An International and Interprofessional Qualitative Study with Spinal manipulative Therapy Providers in Community-Based Settings
Patient safety is a healthcare discipline that focuses on preventing harm to patients during the care process. While spinal manipulative therapy (SMT) is a relatively safe treatment for many patients with spine-related musculoskeletal conditions, SMT is not without its risks and harm has been reported by patients. The purpose of this qualitative study was to describe how SMT providers think about patient safety within their community-based practice settings.
Our study used the SafetyNET Survey, a validated instrument to measure patient safety attitudes and opinions of community-based SMT providers, to support quality improvement. The study surveyed 705 SMT providers, which included chiropractors and physical therapists, with 58 of them contributing with fully written responses to a voluntary open-ended patient safety question.
5 Central Themes and 10 supporting Categories were developed.
- SMT providers are committed to “Doing Our Best for Patient Safety”. Many providers described their main patient safety actions as Avoiding Mistakes and Prioritizing Safety in clinical practice.
- “Putting Patients First” described the important role of patient-centered care. SMT providers sought to maintain patient safety by Developing Relationships and Individualizing Care.
- SMT providers who worked in group settings highlighted “Working & Learning Together” for patient safety. Interprofessional Communication and Collaborative Learning included the ideas of teamwork, staff meetings to discuss patient safety concerns, and continuing education.
- “Organizing Practice Processes” focused on Standardizing Procedures, such as clinic protocols, and Benchmarking Progress through ongoing documentation and evaluation of patient harms.
- “Considering Practitioner Identity” was important for patient safety programs. SMT providers thought that Recognizing Difference between provider approaches was important across and within professional groups. Challenging Fears about SMT held by other health professionals and patients was also warranted.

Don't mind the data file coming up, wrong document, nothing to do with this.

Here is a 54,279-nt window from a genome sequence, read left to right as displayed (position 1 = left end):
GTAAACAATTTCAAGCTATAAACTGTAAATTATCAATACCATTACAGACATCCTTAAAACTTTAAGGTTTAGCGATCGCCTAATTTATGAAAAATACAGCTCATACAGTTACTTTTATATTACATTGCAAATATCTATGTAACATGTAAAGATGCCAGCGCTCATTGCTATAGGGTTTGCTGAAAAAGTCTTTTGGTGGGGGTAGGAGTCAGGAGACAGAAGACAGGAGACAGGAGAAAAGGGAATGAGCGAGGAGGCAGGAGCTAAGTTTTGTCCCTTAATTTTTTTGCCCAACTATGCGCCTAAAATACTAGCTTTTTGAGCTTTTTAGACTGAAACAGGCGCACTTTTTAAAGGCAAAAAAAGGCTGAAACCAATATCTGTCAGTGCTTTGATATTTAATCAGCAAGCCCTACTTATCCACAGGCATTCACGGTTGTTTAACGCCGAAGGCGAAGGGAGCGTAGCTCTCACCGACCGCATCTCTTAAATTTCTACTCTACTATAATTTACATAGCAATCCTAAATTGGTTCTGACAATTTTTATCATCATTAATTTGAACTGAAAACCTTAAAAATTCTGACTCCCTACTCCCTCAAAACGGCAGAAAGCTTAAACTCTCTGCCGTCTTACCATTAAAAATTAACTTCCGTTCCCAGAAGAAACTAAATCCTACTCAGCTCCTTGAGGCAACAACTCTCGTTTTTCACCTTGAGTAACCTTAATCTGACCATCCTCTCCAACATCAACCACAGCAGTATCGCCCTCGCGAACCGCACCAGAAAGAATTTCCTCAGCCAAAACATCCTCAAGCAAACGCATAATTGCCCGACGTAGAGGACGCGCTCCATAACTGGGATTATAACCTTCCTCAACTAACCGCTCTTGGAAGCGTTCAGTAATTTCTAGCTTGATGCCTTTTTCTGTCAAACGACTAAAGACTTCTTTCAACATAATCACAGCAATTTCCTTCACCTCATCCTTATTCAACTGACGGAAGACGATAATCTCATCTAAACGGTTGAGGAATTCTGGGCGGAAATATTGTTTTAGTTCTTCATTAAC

Take Home Message
Our study concluded that SMT providers do not share a common outlook concerning patient safety. The perspectives chiropractors and physical therapists have about patient safety are influenced by their professional background, clinical experience and environment, and patient factors. Current practice settings may often limit the time and resources practitioners have at their disposal to engage proactively in patient safety initiatives.
To learn how to reduce avoidable harms to patients, read The WHO Global Patient Safety Action Plan.
Funabashi M, Holmes MM, Pohlman KA, Salsbury S, O’Beirne M, Vohra S, Mior S. (2021). “Doing our best for patient safety”: an international and interprofessional qualitative study with spinal manipulative therapy providers in community-based settings. Musculoskeletal Science and Practice, 56: 102470. PMID: 34735865. https://www.sciencedirect.com/science/article/pii/S2468781221001545?via%3Dihub
The Palmer Center for Chiropractic Research (PCCR) is dedicated to advancing health care for patients by developing knowledge and translating knowledge that improves the practice of chiropractic. Read more articles in the Research Summary Series at palmer.edu.